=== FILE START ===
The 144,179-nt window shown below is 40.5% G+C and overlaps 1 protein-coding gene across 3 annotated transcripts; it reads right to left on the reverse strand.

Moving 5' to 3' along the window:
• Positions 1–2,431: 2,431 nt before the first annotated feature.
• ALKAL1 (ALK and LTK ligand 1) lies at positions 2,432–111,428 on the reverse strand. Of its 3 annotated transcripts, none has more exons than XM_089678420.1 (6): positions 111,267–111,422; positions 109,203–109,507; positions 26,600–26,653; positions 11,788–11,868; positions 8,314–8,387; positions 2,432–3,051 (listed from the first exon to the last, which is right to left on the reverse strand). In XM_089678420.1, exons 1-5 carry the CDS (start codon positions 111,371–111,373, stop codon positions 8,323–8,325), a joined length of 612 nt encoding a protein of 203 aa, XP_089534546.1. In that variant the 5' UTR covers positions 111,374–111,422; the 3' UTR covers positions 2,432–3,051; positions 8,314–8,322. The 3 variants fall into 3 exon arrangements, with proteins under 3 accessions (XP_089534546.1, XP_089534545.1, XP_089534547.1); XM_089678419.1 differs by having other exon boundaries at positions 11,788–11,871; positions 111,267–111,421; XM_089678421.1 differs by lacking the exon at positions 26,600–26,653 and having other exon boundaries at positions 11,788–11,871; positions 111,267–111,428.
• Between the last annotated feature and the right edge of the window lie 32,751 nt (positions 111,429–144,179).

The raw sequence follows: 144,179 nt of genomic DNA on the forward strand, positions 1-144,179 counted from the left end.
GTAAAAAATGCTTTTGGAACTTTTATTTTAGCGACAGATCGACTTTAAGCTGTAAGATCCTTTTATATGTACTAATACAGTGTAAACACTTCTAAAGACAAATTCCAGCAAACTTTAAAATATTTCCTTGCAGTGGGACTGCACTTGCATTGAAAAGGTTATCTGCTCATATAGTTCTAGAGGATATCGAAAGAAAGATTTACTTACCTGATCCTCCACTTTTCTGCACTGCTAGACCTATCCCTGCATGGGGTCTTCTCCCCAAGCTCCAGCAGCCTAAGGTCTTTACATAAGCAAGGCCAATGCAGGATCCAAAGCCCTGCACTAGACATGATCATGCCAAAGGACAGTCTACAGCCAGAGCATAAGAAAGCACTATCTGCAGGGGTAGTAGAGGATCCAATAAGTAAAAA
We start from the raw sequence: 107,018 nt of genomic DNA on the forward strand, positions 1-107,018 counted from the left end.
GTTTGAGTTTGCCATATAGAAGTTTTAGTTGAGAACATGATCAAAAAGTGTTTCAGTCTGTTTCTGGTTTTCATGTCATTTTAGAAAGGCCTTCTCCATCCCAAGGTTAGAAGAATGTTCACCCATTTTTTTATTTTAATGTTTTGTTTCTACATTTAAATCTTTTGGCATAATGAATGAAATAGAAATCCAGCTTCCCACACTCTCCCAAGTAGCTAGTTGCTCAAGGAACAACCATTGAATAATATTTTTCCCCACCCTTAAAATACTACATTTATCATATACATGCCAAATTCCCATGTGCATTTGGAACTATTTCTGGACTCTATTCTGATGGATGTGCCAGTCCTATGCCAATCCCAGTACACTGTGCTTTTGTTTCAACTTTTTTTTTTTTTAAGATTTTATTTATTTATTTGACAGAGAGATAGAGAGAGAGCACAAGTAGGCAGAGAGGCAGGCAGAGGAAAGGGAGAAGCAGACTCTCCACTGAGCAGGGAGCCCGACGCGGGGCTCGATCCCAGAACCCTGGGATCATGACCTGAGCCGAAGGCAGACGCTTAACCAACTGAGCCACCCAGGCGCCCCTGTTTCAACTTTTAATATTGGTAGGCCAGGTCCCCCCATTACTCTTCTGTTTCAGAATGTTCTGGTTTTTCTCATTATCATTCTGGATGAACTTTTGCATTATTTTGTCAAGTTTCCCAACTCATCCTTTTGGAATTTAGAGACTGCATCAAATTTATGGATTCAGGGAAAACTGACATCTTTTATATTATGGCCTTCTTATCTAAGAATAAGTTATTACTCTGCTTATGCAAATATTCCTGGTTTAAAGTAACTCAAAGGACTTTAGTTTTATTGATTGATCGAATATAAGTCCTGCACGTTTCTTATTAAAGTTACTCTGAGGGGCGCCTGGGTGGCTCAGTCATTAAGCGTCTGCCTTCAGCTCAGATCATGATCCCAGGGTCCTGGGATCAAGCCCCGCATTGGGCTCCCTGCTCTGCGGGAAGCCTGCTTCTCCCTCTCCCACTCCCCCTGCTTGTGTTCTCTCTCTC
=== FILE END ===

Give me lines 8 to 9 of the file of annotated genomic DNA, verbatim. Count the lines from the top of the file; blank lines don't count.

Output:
We start from the raw sequence: 107,018 nt of genomic DNA on the forward strand, positions 1-107,018 counted from the left end.
GTTTGAGTTTGCCATATAGAAGTTTTAGTTGAGAACATGATCAAAAAGTGTTTCAGTCTGTTTCTGGTTTTCATGTCATTTTAGAAAGGCCTTCTCCATCCCAAGGTTAGAAGAATGTTCACCCATTTTTTTATTTTAATGTTTTGTTTCTACATTTAAATCTTTTGGCATAATGAATGAAATAGAAATCCAGCTTCCCACACTCTCCCAAGTAGCTAGTTGCTCAAGGAACAACCATTGAATAATATTTTTCCCCACCCTTAAAATACTACATTTATCATATACATGCCAAATTCCCATGTGCATTTGGAACTATTTCTGGACTCTATTCTGATGGATGTGCCAGTCCTATGCCAATCCCAGTACACTGTGCTTTTGTTTCAACTTTTTTTTTTTTTAAGATTTTATTTATTTATTTGACAGAGAGATAGAGAGAGAGCACAAGTAGGCAGAGAGGCAGGCAGAGGAAAGGGAGAAGCAGACTCTCCACTGAGCAGGGAGCCCGACGCGGGGCTCGATCCCAGAACCCTGGGATCATGACCTGAGCCGAAGGCAGACGCTTAACCAACTGAGCCACCCAGGCGCCCCTGTTTCAACTTTTAATATTGGTAGGCCAGGTCCCCCCATTACTCTTCTGTTTCAGAATGTTCTGGTTTTTCTCATTATCATTCTGGATGAACTTTTGCATTATTTTGTCAAGTTTCCCAACTCATCCTTTTGGAATTTAGAGACTGCATCAAATTTATGGATTCAGGGAAAACTGACATCTTTTATATTATGGCCTTCTTATCTAAGAATAAGTTATTACTCTGCTTATGCAAATATTCCTGGTTTAAAGTAACTCAAAGGACTTTAGTTTTATTGATTGATCGAATATAAGTCCTGCACGTTTCTTATTAAAGTTACTCTGAGGGGCGCCTGGGTGGCTCAGTCATTAAGCGTCTGCCTTCAGCTCAGATCATGATCCCAGGGTCCTGGGATCAAGCCCCGCATTGGGCTCCCTGCTCTGCGGGAAGCCTGCTTCTCCCTCTCCCACTCCCCCTGCTTGTGTTCTCTCTCTC